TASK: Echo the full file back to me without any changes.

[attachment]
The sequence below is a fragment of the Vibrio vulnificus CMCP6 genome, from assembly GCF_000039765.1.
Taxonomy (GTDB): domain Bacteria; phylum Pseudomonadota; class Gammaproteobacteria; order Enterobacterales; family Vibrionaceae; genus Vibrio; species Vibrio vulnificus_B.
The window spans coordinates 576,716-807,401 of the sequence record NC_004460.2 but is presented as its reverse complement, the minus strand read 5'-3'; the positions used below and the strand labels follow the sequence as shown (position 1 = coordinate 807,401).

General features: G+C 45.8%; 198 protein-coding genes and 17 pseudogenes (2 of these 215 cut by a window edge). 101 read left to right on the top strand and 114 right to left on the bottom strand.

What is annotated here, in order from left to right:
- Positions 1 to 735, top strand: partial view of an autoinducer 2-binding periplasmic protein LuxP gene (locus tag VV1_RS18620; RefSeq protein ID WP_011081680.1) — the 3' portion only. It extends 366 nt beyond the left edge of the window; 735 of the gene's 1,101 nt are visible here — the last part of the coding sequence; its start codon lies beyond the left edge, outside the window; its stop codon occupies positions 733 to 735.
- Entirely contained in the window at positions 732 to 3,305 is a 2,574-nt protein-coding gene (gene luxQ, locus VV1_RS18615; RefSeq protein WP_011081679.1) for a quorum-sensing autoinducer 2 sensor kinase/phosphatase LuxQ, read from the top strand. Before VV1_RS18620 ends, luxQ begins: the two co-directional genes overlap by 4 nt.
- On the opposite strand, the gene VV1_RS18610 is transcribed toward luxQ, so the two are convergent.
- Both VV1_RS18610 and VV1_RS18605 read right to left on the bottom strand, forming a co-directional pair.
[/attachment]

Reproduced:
The sequence below is a fragment of the Vibrio vulnificus CMCP6 genome, from assembly GCF_000039765.1.
Taxonomy (GTDB): domain Bacteria; phylum Pseudomonadota; class Gammaproteobacteria; order Enterobacterales; family Vibrionaceae; genus Vibrio; species Vibrio vulnificus_B.
The window spans coordinates 576,716-807,401 of the sequence record NC_004460.2 but is presented as its reverse complement, the minus strand read 5'-3'; the positions used below and the strand labels follow the sequence as shown (position 1 = coordinate 807,401).

General features: G+C 45.8%; 198 protein-coding genes and 17 pseudogenes (2 of these 215 cut by a window edge). 101 read left to right on the top strand and 114 right to left on the bottom strand.

What is annotated here, in order from left to right:
- Positions 1 to 735, top strand: partial view of an autoinducer 2-binding periplasmic protein LuxP gene (locus tag VV1_RS18620; RefSeq protein ID WP_011081680.1) — the 3' portion only. It extends 366 nt beyond the left edge of the window; 735 of the gene's 1,101 nt are visible here — the last part of the coding sequence; its start codon lies beyond the left edge, outside the window; its stop codon occupies positions 733 to 735.
- Entirely contained in the window at positions 732 to 3,305 is a 2,574-nt protein-coding gene (gene luxQ, locus VV1_RS18615; RefSeq protein WP_011081679.1) for a quorum-sensing autoinducer 2 sensor kinase/phosphatase LuxQ, read from the top strand. Before VV1_RS18620 ends, luxQ begins: the two co-directional genes overlap by 4 nt.
- On the opposite strand, the gene VV1_RS18610 is transcribed toward luxQ, so the two are convergent.
- Both VV1_RS18610 and VV1_RS18605 read right to left on the bottom strand, forming a co-directional pair.